It truly was one of the craziest matches I’ve watched. The self inflicted wounds hurt us badly, but Cluj showed determination and scored four goals at Celtic Park which is not to be sniffed at.

Were there faults by the manager? Yes.

Were there faults by the players? Yes.

Now there is an opportunity to right those wrongs. I wouldn’t dare underestimate Cluj.

They beat Lazio in Romania on match day one of the Europa League group stage. Lazio may not be the best Italian club these days, but you cannot discount a side who still possess rich talent.

I’d like to think that Celtic can get wins in all three of our home ties. Tonight that there is a chance to exorcise that defeat to Cluj almost two months ago.

We were all bitterly disappointed. At the time, Neil Lennon was very calm about it and felt that hysteria was in full flow.

And we were, quite rightly hysterical. He was also correct though that it was a freak result and since he started putting his own mark on the team we have been moving in the right direction.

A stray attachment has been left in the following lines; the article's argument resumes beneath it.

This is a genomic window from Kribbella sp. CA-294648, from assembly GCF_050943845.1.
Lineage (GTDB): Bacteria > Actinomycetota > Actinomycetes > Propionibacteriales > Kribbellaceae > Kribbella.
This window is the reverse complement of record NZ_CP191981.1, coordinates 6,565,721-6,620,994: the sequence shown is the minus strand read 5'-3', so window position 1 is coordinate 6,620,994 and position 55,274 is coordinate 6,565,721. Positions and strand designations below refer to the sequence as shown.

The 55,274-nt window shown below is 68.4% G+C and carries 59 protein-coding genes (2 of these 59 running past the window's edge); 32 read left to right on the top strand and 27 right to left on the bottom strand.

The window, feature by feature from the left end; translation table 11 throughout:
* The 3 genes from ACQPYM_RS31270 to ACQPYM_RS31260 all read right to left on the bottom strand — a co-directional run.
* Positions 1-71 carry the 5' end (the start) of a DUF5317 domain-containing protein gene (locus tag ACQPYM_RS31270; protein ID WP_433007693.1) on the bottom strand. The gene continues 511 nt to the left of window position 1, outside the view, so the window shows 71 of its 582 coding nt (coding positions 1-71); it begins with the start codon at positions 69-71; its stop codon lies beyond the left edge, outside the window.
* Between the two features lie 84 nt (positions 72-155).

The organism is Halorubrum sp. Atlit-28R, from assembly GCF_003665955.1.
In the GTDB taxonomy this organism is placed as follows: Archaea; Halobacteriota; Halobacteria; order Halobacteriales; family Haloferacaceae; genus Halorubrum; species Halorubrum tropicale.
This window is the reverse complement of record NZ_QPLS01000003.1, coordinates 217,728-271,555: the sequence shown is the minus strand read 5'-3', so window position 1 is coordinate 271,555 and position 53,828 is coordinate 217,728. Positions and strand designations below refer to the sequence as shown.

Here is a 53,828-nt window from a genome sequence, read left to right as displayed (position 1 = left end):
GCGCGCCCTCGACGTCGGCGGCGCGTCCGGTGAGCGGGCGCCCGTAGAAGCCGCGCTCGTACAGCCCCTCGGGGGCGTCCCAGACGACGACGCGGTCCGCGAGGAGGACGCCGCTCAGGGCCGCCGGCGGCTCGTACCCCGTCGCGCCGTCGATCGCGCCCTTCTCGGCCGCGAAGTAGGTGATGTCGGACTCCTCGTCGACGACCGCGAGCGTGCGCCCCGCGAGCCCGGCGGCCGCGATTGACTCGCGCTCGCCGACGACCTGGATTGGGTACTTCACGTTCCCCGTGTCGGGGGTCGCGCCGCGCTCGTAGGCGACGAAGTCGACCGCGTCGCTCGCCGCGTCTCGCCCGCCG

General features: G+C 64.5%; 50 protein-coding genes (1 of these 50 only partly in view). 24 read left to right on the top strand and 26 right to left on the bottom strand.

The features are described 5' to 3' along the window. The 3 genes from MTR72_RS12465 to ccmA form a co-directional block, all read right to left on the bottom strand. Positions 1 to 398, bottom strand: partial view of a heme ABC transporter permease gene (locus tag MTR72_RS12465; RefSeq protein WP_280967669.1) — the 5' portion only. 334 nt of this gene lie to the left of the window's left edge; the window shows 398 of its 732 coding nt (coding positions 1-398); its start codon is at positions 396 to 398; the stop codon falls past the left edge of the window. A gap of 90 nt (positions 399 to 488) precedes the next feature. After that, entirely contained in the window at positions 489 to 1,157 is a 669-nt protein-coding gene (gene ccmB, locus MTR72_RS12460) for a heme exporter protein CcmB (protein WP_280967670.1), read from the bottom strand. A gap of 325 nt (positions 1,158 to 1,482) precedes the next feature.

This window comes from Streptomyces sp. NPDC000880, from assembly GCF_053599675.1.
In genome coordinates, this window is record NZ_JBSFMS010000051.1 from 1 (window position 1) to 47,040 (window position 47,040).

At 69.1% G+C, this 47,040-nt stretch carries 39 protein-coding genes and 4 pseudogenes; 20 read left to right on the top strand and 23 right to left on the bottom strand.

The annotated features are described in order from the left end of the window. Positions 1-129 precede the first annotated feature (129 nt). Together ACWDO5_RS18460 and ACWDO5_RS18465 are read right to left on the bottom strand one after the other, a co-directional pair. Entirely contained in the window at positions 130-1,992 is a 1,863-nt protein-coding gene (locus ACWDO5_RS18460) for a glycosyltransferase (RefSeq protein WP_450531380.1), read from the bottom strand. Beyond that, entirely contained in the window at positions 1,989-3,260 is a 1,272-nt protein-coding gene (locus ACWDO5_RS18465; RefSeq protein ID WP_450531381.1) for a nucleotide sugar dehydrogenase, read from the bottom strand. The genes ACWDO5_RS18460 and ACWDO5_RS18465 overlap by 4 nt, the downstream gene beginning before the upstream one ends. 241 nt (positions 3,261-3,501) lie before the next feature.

I am enjoying the football under Lennon again. I had my reservations and there have been one or two turgid performances, but I like what I am seeing over all.

The big question is will we produce the goods tonight? We have to believe that we will.

I think the task for Neil Lennon to come back to the club and reenergise matters was a huge task. I think so far he has done well.

Tonight will be a test for him and his players. We can’t afford to make mistakes.

In Europe errors are costly. You don’t get any favours from officials either and you are playing against them as much as the elven blokes in different colours.

This is actually one of the best chances Celtic might have to win a group stage. I really mean that.

I just want to see the Bhoys go out there and show their class. We have the players.

Do we have the balls? We’ll find out tonight.

Hail! Hail!

Stevie Mac